“And in case you’re wondering where it gets its name, Wineglass Bay has nothing to do with its shape or even with the local wine industry.  It dates back to the whaling days.  The dead whales were hauled in to be processed at whaling stations dotted all around the bay.  So many whales were butchered here that the sea in the bay would be turned wine-red by the blood.”

Now there’s something to really make you sick.

 [5 December]

The talk over breakfast

We are staying in The French House, a B&B in St Helen’s.  It sounds exotic, perhaps suggesting a link back to the French explorers who helped map the Tasmanian coast in the late 18th century.  However the truth is more mundane: the house was built by a local Frenchman in the 1980s, who is said to have modelled it on his parents’ home in the South of France.  To be honest, it doesn’t look especially French to me, but a reproduction of the famous painting by Jacques-Louis David of Napoleon Crossing the Alps hangs in the stairwell to remind visitors of its cultural heritage.  Whatever, it’s decent accommodation set in thirty acres of lush gardens and bushland; we’ll be comfortable here:


We take breakfast at a table in the huge kitchen.  On one wall is a painting featuring a Superb Fairy Wren and a Kookaburra, both birds we’ve become familiar with over recent weeks.  The mantelpiece is decked out with various cat ornaments and there is a framed photo of a dog, presumably a much loved family pet.  The atmosphere is homely and welcoming, the way good B&Bs should be.

There are no other guests so we have our hosts Jan and John to ourselves over breakfast, chatting amiably about this and that.  Jan’s an Essex girl, originally from Chingford, but you’d never know: to me she sounds totally Aussie, no trace of the estuary in her vowels.  But then, she’s been here since the 1980s; this is her home now, no regrets about the move other than the distance when family duties call back in the UK.

John’s a born and bred Aussie, and worked for many years in local government.  We compare notes, talking cuts and pensions and bureaucracy.  One day he decided he’d had enough, got out and built another life for himself.  The best thing he ever did, he suggests … other than marrying Jan, that is.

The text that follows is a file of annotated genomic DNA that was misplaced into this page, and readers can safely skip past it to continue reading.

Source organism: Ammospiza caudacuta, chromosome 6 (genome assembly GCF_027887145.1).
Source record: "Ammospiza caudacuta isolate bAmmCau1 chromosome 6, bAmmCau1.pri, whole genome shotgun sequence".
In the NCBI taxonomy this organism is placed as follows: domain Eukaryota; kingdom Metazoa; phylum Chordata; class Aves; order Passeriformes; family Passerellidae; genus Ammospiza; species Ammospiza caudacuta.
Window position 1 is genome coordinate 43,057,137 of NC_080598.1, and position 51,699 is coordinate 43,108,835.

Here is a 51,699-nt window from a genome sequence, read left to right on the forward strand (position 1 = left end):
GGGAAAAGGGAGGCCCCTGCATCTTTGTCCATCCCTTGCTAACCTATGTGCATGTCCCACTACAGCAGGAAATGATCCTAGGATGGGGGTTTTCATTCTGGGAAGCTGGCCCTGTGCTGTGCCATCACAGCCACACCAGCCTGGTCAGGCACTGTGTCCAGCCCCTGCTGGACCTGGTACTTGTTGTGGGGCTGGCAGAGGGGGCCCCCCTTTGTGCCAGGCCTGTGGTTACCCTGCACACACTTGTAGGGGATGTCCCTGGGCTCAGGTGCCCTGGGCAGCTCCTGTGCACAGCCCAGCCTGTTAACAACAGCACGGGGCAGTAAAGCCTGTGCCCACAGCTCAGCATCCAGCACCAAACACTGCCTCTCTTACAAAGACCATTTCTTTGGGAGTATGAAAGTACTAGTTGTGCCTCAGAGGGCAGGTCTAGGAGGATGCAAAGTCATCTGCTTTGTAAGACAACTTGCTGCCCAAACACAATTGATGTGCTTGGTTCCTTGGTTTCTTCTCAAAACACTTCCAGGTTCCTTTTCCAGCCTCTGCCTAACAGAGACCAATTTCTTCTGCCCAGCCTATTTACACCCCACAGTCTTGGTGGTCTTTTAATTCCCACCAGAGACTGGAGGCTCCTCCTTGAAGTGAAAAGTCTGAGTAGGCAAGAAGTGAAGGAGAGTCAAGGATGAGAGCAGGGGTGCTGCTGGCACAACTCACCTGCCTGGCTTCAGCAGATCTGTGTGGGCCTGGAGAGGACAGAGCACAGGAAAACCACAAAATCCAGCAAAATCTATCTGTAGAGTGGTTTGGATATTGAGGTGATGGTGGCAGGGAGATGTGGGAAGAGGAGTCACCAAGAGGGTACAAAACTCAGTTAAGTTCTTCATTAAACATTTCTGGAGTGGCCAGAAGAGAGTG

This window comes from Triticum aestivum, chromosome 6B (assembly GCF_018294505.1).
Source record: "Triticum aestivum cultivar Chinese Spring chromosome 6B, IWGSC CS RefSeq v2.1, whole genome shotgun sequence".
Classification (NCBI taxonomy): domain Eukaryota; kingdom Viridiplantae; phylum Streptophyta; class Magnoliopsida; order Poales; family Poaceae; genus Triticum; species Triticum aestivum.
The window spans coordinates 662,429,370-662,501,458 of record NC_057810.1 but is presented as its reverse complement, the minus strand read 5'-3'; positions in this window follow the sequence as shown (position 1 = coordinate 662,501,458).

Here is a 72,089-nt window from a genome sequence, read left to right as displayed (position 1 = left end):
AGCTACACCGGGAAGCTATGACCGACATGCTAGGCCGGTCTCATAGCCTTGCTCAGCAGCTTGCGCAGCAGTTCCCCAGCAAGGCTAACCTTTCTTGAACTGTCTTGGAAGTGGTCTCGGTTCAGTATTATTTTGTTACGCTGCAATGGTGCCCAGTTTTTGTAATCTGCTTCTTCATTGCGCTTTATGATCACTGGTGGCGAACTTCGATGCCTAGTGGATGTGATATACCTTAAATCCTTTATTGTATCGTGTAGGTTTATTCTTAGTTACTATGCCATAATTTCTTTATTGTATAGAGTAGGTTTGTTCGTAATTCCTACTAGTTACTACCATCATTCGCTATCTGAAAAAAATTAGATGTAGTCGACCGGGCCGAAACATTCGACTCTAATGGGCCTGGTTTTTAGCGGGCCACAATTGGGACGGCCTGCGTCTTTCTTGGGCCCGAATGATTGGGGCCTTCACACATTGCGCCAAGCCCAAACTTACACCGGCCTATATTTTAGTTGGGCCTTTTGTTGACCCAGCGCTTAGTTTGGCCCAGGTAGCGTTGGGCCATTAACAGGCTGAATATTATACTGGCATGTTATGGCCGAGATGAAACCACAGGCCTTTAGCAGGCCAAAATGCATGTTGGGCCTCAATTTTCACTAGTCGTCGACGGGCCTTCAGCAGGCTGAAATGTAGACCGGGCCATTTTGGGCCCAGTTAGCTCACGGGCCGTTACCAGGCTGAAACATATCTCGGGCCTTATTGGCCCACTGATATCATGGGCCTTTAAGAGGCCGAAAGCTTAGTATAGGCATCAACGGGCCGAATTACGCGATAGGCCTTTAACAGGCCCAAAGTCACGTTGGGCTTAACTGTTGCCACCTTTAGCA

We talk prices … isn’t Tassie expensive, we say.  Yes, Jan and Jon agree, more expensive than mainland Australia.  They explain that one of the problems is the size of the population – there are so few people in Tassie that there’s insufficient competition to drive prices down.  And lack of competition makes some locals complacent, they add; Tasmania would be even better if only folk tried a bit harder.  What Launceston really needs is a decent pizza restaurant, Jan says.  Anyone with a bit of skill and imagination could clean up.  But it won’t be them; the French House is their fulfilment, they’re going nowhere.

The breakfast is great; the full English and poached peaches.  Poached peaches!  My god they’re good.  I’ve never had poached peaches for breakfast before today, but now Julie’s retired maybe I should start dropping hints?

For a while we talk tech.  The French House is a little way outside St Helen’s, and the superfast hardwired broadband will never reach it.  The government is proposing a wireless solution for the more remote parts of the country such as this – I suspect that actually means just about all of Australia.  The contrast between huge, underpopulated Australia and tiny, crammed-to-the gunnels Britain could hardly be more stark.

Inevitably the conversation turns to American politics, as so many conversations have over the last three weeks.  The words spoken may vary, but the not the sentiment.  Always, more in bemusement than either sorrow or anger, the message is the same.  Donald Trump?  Really?

We move on, talking travel, comparing notes on where we’ve been, and where we’d like to go.  John goes to a display cabinet in the corner, pulls out a delicate porcelain model of a Tasmanian Devil.  “Last time we were in the UK we took a trip north; got this from the Crown Derby factory shop,” he says proudly.

“So did we,” we respond, smiling.  Jan adds that after their purchase they drove into the Peak District to check out Chatsworth House.  There are times when I am blown away by the realities of international travel in the modern world.  Here we are, on the other side of the planet, talking to people we’ve never met before about places they’ve visited that Julie and I could drive to from our home in 40 minutes or so.  It’s a small world.

Finally we have to move on.  We have a tight schedule, places to go, things to see; and breakfast has taken a bit longer than planned.  But it doesn’t matter, travel is more than just an accumulation of the places one visits and photographs.  It’s also about the people one meets along the way, about listening to their stories to better understand one’s own.  Jan and John are lovely, interesting people running a great B&B and I’m glad that, albeit very briefly, our paths have crossed.

And anyway, only a fool would be in a hurry when there are poached peaches for breakfast.

[2 December]

“We call it a goat track”

Along with the documentation for our trip Susie from Tasmanian Odyssey sent us a booklet of 60 Great Short Walks in Tasmania, and we’ve been working our way through some of them since we arrived.  Today is a travelling day – we stayed the night in the evocatively named Beauty Point and will be heading east all day to end up at St Helen’s.  On the way we plan to do another two Great Short Walks, both to waterfalls.  But first we’ll call in at Lillydale Falls, which aren’t mentioned in the booklet.